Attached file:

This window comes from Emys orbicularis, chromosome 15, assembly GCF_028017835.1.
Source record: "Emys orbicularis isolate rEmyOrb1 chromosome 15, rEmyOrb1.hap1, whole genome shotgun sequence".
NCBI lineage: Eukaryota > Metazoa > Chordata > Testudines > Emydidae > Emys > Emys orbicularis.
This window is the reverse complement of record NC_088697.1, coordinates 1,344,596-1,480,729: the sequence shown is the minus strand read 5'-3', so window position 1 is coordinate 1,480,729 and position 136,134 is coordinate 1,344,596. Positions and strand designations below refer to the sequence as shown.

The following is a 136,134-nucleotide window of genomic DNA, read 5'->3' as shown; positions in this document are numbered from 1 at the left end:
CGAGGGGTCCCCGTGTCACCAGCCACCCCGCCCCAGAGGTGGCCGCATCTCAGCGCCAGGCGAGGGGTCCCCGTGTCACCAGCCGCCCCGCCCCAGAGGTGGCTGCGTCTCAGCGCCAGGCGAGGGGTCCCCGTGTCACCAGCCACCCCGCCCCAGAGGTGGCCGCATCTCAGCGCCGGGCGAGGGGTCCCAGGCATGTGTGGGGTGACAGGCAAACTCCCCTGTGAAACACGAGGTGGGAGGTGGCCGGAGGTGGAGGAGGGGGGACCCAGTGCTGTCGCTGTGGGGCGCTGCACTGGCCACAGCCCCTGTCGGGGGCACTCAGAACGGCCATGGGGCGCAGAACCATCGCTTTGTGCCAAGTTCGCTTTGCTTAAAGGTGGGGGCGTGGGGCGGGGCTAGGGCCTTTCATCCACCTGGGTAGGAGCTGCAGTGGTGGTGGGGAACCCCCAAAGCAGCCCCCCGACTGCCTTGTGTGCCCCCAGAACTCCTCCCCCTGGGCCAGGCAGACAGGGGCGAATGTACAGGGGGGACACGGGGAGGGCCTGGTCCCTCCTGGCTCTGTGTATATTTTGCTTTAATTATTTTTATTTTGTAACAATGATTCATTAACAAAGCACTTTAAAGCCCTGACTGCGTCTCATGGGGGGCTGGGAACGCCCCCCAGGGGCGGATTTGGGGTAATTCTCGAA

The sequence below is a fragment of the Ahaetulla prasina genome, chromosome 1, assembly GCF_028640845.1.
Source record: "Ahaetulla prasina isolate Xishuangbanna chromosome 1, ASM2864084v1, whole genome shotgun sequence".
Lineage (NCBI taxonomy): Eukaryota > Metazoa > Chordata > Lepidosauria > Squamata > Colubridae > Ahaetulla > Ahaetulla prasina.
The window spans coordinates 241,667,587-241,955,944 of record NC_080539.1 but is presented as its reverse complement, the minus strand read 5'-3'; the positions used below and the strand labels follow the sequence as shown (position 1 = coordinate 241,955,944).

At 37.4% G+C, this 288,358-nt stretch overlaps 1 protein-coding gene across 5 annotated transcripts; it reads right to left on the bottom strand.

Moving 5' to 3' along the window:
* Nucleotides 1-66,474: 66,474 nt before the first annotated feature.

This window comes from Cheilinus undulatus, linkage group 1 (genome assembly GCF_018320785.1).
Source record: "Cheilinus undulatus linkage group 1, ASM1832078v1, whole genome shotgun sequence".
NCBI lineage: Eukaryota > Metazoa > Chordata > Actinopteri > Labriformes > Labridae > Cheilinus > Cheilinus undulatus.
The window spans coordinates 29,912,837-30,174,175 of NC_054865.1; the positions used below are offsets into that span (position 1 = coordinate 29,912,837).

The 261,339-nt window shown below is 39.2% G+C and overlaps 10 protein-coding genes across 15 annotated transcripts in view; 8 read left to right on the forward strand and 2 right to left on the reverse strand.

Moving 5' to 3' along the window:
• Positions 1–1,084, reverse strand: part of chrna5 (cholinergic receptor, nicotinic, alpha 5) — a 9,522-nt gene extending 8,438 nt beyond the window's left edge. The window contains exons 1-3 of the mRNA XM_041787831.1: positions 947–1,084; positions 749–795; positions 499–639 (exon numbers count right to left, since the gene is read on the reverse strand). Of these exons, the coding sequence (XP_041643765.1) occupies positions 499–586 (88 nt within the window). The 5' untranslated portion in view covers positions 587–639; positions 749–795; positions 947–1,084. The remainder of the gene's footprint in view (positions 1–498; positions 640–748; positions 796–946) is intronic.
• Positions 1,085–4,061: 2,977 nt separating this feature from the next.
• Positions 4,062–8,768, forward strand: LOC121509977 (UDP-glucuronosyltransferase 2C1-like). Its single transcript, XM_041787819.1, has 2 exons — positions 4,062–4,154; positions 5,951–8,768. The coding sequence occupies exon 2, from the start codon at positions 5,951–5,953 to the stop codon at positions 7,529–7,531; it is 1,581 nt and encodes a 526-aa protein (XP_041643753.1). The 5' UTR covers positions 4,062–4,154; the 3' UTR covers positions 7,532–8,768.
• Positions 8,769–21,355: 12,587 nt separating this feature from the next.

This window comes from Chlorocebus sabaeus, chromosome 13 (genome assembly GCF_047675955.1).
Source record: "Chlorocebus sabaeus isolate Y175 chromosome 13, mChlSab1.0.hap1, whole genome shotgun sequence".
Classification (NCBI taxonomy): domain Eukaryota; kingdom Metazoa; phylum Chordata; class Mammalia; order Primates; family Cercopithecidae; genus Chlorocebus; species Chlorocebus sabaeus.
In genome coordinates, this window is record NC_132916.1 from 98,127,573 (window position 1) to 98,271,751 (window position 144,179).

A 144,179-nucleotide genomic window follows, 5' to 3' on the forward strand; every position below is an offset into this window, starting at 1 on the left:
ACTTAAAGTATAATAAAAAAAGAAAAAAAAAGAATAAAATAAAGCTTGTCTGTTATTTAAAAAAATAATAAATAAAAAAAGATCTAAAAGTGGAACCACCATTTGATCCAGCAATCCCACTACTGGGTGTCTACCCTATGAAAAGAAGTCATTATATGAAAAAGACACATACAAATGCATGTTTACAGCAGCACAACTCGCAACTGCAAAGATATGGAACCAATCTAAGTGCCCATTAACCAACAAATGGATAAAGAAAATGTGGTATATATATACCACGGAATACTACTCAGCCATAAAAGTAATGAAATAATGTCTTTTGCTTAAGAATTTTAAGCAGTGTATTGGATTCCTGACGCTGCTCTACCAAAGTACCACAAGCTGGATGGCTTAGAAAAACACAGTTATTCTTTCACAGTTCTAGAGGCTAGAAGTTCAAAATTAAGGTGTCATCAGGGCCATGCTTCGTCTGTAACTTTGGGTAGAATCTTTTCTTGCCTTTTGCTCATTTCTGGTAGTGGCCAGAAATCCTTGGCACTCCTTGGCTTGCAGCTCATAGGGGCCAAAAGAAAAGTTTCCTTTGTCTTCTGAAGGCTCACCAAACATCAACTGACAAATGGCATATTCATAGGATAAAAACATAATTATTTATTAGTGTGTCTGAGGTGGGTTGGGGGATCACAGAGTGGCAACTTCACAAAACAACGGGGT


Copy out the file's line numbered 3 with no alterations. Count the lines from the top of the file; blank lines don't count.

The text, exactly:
NCBI lineage: Eukaryota > Metazoa > Chordata > Testudines > Emydidae > Emys > Emys orbicularis.